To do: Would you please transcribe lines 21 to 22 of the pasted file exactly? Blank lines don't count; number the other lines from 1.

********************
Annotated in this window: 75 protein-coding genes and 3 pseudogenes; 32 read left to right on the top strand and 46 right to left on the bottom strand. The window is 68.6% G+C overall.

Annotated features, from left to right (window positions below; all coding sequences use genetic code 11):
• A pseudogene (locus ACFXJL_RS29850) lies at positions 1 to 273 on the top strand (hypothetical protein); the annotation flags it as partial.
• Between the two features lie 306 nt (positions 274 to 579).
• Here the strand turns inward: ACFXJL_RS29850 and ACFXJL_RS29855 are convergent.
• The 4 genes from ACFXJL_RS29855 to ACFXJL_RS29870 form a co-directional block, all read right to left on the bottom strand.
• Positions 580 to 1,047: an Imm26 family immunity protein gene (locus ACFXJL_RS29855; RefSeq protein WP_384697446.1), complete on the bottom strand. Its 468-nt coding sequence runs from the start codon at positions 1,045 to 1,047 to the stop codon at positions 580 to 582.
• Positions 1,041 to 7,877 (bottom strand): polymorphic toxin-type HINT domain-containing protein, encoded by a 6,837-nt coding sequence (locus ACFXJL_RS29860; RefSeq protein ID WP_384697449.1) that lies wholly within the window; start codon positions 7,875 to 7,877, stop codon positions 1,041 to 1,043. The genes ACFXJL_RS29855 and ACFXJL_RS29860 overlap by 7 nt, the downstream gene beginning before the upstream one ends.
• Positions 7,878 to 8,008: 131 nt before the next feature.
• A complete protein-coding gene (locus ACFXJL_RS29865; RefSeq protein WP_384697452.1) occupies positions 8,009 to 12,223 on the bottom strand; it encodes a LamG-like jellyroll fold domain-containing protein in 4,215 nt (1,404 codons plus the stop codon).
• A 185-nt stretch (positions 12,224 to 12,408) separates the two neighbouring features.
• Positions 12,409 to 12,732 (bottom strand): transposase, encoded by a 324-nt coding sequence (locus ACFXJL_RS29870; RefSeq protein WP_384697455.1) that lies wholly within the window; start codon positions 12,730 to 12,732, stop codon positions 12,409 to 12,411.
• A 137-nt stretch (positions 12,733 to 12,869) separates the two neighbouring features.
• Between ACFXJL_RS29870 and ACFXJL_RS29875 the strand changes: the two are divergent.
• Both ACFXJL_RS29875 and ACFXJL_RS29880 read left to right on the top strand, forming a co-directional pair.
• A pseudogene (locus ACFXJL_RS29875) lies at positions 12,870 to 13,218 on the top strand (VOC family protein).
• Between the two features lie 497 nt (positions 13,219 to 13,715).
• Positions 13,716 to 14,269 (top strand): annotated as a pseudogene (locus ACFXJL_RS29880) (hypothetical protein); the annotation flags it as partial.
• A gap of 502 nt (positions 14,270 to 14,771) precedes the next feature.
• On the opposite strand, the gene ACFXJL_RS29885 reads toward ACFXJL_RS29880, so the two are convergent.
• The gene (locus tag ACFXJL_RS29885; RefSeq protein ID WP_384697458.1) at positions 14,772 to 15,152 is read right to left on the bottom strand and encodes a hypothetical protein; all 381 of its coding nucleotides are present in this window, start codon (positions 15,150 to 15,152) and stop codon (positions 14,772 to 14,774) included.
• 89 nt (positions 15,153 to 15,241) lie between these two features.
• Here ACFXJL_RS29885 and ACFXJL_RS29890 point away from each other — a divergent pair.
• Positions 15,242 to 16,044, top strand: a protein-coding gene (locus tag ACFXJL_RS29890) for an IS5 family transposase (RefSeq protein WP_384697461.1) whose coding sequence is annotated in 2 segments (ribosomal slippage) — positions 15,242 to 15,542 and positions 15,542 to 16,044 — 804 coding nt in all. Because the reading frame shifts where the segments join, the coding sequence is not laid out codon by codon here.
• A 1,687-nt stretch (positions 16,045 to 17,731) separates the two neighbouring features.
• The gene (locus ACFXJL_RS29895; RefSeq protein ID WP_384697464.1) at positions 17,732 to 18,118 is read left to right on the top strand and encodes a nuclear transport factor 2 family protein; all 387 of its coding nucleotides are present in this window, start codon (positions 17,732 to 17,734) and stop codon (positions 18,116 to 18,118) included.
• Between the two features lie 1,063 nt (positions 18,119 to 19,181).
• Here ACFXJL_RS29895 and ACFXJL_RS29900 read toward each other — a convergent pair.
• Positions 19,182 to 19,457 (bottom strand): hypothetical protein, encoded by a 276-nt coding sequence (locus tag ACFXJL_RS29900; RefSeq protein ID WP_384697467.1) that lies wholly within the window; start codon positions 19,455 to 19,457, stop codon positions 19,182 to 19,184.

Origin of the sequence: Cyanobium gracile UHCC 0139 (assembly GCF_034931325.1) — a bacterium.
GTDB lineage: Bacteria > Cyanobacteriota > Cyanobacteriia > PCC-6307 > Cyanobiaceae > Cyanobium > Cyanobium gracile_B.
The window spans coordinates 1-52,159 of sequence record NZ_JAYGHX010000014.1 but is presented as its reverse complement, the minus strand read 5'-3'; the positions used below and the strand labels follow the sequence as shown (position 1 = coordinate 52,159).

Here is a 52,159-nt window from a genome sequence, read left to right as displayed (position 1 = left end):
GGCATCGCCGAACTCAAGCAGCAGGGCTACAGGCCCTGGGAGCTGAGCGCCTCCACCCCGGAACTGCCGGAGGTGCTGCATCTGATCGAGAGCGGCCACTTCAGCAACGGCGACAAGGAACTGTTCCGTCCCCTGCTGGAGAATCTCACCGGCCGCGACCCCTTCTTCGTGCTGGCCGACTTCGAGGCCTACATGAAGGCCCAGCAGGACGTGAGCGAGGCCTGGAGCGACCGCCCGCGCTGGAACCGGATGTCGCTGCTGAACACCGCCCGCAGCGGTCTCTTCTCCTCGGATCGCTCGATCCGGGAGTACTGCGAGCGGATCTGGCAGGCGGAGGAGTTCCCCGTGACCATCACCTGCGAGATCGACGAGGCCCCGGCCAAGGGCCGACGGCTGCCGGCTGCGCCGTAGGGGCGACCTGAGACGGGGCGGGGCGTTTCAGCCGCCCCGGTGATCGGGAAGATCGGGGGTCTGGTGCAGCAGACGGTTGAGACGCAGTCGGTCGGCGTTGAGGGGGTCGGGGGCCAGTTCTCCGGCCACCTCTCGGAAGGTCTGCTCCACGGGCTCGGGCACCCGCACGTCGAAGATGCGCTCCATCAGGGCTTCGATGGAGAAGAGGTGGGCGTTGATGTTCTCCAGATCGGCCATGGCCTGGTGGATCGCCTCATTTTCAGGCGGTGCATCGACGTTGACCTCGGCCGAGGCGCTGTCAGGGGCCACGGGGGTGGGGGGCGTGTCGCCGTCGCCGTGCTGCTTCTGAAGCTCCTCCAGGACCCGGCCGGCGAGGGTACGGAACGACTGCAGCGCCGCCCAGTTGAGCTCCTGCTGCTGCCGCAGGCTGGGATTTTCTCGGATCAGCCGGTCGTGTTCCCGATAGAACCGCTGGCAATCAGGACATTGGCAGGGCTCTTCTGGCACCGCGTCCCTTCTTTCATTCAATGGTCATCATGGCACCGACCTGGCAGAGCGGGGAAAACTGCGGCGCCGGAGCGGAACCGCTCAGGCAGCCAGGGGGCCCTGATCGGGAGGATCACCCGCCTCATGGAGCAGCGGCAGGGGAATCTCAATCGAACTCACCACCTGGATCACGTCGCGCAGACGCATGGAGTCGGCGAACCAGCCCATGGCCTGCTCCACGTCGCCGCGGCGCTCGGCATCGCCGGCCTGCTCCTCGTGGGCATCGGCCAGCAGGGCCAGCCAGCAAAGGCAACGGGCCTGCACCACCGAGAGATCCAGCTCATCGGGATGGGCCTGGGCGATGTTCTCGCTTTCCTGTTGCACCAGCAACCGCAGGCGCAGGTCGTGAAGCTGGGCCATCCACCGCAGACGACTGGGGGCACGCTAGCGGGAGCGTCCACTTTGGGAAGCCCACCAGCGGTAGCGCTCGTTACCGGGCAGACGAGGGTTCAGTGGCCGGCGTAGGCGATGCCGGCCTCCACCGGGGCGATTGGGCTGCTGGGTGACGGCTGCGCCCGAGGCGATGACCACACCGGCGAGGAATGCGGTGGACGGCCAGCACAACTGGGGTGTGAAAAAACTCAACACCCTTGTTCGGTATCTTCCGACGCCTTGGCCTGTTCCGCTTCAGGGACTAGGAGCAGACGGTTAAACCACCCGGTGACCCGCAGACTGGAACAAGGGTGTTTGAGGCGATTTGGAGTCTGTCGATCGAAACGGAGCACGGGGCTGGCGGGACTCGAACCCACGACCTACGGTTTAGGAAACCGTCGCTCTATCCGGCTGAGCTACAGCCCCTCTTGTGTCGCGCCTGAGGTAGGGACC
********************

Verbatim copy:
• The gene (locus tag ACFXJL_RS29885; RefSeq protein ID WP_384697458.1) at positions 14,772 to 15,152 is read right to left on the bottom strand and encodes a hypothetical protein; all 381 of its coding nucleotides are present in this window, start codon (positions 15,150 to 15,152) and stop codon (positions 14,772 to 14,774) included.
• 89 nt (positions 15,153 to 15,241) lie between these two features.